Listen To Your Path


There are certain obstacles that shouldn’t be surmounted.  They are put in your path as indication that there’s a better way to go.  Yet, we need a keen level of discernment to know whether to push on in the face of adversity or whether we’re simply not on the right path right now.


On a recent mountain bike trek in Colorado, I was cruising along all by myself about 90 minutes in, when suddenly there were Bulls on the trail.  I mean, big, raging male cows who were looking at me as if they were going to charge (I later found out that there are several deaths a year from charging bulls).  I was doing my best to release all fear and simply be in love.  Yet, I came upon a spot where there were a lot of them directly on the trail where I wanted to go.


I was stuck.  I didn’t know what to do.  I wanted to reach the destination that I had intended that day – this beautiful, sacred spot by a stream where Eden and I had camped out two years earlier.


In my direct path on the trail, there were five bulls with some female cows and a few calves.  I was starting to get nervous as they shifted towards me.  I sensed that they were feeling like they needed to protect their young.



I noticed that if I deviated off the trail away from the bulls and went up the hill, I might be able to link up with the path again.  So with my bike on my shoulder I started walking off the path up the mountain, to where I thought the trail would eventually lead.  So here I am panting as I’m carrying my bike up this tremendously steep hill, in wet grass and bush up to my shoulders, and the thought comes in, “What in the world am I doing?  This doesn’t feel right at all.  This is really hard.  What am I doing this for?  Is this really the way I want to go?”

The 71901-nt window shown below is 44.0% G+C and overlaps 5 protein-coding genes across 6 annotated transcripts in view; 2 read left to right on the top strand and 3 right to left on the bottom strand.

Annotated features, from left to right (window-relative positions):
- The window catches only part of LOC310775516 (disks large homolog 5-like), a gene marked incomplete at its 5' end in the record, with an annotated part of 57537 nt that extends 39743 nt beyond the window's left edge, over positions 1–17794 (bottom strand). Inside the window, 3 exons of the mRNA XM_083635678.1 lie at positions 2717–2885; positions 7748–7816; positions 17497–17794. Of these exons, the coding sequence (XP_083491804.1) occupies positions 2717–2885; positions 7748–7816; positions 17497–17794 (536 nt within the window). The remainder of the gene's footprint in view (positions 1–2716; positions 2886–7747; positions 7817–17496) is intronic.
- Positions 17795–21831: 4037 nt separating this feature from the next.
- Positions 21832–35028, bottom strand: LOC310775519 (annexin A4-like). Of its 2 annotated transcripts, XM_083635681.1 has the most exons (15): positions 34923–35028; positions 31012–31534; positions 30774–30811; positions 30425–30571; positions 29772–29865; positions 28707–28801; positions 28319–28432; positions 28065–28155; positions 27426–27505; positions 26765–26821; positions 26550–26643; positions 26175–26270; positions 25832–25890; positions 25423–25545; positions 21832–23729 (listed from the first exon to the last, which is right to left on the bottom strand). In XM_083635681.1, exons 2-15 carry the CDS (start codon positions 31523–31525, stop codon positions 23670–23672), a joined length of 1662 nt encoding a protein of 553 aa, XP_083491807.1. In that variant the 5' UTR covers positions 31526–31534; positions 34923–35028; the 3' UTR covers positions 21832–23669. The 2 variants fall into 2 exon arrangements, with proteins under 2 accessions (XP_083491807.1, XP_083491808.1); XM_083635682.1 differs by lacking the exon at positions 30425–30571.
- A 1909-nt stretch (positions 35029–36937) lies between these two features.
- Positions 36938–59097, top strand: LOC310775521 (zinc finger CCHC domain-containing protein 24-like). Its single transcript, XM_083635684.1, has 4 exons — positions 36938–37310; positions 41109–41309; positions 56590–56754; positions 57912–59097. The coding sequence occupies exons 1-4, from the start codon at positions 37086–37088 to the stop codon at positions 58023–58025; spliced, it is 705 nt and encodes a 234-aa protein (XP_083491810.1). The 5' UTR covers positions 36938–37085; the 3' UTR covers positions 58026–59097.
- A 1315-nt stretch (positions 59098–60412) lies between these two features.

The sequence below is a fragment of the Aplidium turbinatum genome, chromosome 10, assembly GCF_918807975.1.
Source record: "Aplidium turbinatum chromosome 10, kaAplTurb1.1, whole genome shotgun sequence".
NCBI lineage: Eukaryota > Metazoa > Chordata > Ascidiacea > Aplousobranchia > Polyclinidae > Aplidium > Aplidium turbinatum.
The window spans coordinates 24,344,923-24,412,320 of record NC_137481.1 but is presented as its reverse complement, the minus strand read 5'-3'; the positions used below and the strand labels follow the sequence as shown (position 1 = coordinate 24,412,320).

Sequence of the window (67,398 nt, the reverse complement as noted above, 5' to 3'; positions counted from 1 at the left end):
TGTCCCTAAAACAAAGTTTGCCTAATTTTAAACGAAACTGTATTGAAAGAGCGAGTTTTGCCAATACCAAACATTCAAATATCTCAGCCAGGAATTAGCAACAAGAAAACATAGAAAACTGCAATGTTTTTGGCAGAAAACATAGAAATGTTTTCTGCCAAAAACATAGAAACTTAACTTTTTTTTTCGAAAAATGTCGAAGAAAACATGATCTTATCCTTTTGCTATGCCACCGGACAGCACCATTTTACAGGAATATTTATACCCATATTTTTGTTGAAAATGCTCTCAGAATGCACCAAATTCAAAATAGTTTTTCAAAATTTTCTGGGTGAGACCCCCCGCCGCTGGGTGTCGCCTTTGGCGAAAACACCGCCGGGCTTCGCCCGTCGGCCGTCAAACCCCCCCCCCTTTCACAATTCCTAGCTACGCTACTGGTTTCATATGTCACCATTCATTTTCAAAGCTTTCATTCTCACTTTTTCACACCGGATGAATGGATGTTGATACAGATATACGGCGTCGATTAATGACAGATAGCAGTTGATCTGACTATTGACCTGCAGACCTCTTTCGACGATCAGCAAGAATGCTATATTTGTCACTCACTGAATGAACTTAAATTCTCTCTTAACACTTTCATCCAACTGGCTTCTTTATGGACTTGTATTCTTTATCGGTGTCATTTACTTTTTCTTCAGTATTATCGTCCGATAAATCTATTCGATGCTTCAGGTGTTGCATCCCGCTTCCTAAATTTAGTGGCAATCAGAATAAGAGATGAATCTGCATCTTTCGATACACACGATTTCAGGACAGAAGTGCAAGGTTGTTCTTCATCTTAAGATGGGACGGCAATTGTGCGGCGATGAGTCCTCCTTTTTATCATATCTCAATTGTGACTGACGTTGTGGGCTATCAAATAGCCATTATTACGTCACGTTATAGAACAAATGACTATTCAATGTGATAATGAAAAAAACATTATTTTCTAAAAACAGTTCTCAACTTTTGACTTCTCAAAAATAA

Then this thought came in like a thunderbolt:


“You have to listen to the path.”   


The path was telling me I went as far as I could go.  I definitely couldn’t go any farther on the trail with all of those bulls.  I could certainly climb the hill off the trail with my own sheer willpower, taking a lot of effort and energy to do so.  But to what avail?


“You have to listen to the path.”


This particular path that day was telling me that I had gone exactly as far as I was meant to go to learn the lesson that day.  I needed to simply appreciate this simple lesson of listening to the path as well as the other gifts that I had been given that day – like the spiritual experience it was to see male deer in the wild for the first time.


For me that day, I noted the big difference between flowing on a path that I’m meant to be on versus having to use a tremendous amount of willpower to get to where I think I should be going.


If you’re going to allow your path to unfold, then you have to listen to the path.  Of course you have to walk it.  And you have to have a high level of discernment in your listening to know if you should continue walking in a certain direction.


I’ve learned that it’s the step that you take before you take your first step that’s most important: To Listen.  To know what the appropriate action is for that particular moment.


May your path lead you to where you’re truly meant to go.